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Re: Recipe testers should not simply blame the author  [#permalink]

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New post 18 Jul 2018, 18:47
pun91 wrote:
Recipe testers should not simply blame the author of a recipe when the recipe does not work but find out why the recipe was unsuccessful by studying ingredients, combinations, and temperatures. Only through this sort of exhaustive analysis can the recipes be corrected and made palatable.

Which of the following is a necessary assumption in the argument above?

RT should not simply blame author but they should participate in the analysis why the recipe was not a success.
So our pre-thinking is RT's can contribute in making recipes more successful/palatable.

A. The author of a recipe is not the cause of the recipe's failure.- Recipe testers should not simply blame the author- So not necessary.


B. The author of a recipe should be the one who tests the recipe.-Not necessary


C. More thorough testing of recipes will always create recipes that are more palatable.- extreme

D. Recipe testers should contribute to the eventual palatability of the recipes they test.-Matches our pre-thinking.-Correct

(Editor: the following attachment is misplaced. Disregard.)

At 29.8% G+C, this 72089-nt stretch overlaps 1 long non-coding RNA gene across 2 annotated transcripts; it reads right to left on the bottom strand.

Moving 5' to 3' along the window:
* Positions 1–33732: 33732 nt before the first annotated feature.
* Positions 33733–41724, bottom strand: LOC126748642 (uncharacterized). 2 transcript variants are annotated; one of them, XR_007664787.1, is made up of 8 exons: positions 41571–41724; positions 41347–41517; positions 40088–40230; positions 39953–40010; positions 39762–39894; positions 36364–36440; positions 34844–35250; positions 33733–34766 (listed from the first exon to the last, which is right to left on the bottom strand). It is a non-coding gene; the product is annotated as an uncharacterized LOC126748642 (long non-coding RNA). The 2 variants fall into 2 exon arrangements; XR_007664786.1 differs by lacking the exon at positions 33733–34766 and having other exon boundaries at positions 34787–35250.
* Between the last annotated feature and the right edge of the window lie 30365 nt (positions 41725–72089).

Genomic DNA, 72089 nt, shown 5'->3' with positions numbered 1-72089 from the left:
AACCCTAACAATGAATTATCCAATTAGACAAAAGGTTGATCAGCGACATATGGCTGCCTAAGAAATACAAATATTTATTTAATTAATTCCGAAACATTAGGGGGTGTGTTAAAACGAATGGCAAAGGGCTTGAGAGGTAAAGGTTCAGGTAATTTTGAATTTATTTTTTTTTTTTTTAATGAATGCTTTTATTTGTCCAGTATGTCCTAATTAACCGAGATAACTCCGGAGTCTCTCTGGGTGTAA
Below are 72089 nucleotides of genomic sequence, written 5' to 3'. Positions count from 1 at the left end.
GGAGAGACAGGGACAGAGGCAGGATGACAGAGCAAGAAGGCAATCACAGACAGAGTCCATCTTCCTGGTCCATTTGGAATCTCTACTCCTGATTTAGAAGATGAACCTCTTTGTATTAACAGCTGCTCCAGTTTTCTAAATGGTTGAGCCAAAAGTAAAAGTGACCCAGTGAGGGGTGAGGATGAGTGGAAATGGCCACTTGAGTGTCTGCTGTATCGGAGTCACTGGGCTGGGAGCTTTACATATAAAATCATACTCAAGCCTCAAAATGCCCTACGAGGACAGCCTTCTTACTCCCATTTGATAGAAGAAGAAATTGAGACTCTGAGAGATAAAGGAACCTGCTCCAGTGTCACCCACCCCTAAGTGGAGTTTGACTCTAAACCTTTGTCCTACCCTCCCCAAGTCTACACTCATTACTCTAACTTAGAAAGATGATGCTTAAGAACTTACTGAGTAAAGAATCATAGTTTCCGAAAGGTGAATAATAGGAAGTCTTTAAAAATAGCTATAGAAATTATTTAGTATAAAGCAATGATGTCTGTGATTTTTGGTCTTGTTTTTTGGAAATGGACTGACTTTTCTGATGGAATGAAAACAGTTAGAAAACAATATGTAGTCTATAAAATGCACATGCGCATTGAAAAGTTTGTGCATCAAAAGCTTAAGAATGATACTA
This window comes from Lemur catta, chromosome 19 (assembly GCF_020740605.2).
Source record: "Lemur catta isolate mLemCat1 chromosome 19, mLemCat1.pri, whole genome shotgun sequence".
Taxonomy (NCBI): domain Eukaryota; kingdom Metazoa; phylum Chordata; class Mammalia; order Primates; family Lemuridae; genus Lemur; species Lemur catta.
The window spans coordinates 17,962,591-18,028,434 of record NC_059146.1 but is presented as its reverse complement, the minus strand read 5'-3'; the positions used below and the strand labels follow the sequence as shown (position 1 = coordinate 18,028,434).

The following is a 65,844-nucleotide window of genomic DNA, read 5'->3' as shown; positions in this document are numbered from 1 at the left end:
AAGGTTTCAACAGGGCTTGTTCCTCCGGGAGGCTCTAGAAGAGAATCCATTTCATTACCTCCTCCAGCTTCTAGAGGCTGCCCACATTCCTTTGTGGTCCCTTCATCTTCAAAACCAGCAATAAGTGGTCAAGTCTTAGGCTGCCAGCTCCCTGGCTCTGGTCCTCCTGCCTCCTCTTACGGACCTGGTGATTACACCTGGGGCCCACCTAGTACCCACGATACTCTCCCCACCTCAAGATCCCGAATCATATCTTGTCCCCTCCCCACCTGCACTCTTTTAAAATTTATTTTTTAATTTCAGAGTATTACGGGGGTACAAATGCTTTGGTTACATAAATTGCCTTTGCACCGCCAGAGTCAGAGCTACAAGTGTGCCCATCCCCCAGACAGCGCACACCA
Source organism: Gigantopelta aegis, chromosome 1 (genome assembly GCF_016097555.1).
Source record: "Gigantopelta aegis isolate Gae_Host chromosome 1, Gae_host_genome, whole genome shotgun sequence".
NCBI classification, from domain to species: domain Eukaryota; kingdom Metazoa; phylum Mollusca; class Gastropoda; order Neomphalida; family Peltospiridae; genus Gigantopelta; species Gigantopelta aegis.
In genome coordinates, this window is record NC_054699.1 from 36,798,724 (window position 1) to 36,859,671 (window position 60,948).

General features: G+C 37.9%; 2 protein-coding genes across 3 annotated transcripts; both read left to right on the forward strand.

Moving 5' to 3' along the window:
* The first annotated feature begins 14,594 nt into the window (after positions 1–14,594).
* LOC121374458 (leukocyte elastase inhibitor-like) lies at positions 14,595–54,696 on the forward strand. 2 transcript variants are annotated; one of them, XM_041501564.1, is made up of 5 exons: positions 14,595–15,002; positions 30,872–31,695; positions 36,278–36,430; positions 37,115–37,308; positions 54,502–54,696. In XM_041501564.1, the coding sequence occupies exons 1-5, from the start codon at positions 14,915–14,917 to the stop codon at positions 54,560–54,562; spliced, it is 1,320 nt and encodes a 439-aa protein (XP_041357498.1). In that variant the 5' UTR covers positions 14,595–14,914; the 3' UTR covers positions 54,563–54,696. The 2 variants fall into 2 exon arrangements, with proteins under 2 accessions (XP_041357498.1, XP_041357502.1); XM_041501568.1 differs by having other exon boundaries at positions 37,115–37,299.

E. Most recipes are unpalatable due to the combinations of their ingredients.-Not necessary

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Re: Recipe testers should not simply blame the author  [#permalink]

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New post 18 Jul 2018, 19:59
pun91 wrote:
Recipe testers should not simply blame the author of a recipe when the recipe does not work but find out why the recipe was unsuccessful by studying ingredients, combinations, and temperatures. Only through this sort of exhaustive analysis can the recipes be corrected and made palatable.

Which of the following is a necessary assumption in the argument above?

A. The author of a recipe is not the cause of the recipe's failure.
B. The author of a recipe should be the one who tests the recipe.
C. More thorough testing of recipes will always create recipes that are more palatable.
D. Recipe testers should contribute to the eventual palatability of the recipes they test.
E. Most recipes are unpalatable due to the combinations of their ingredients.


I have chosen A.

Kindly correct me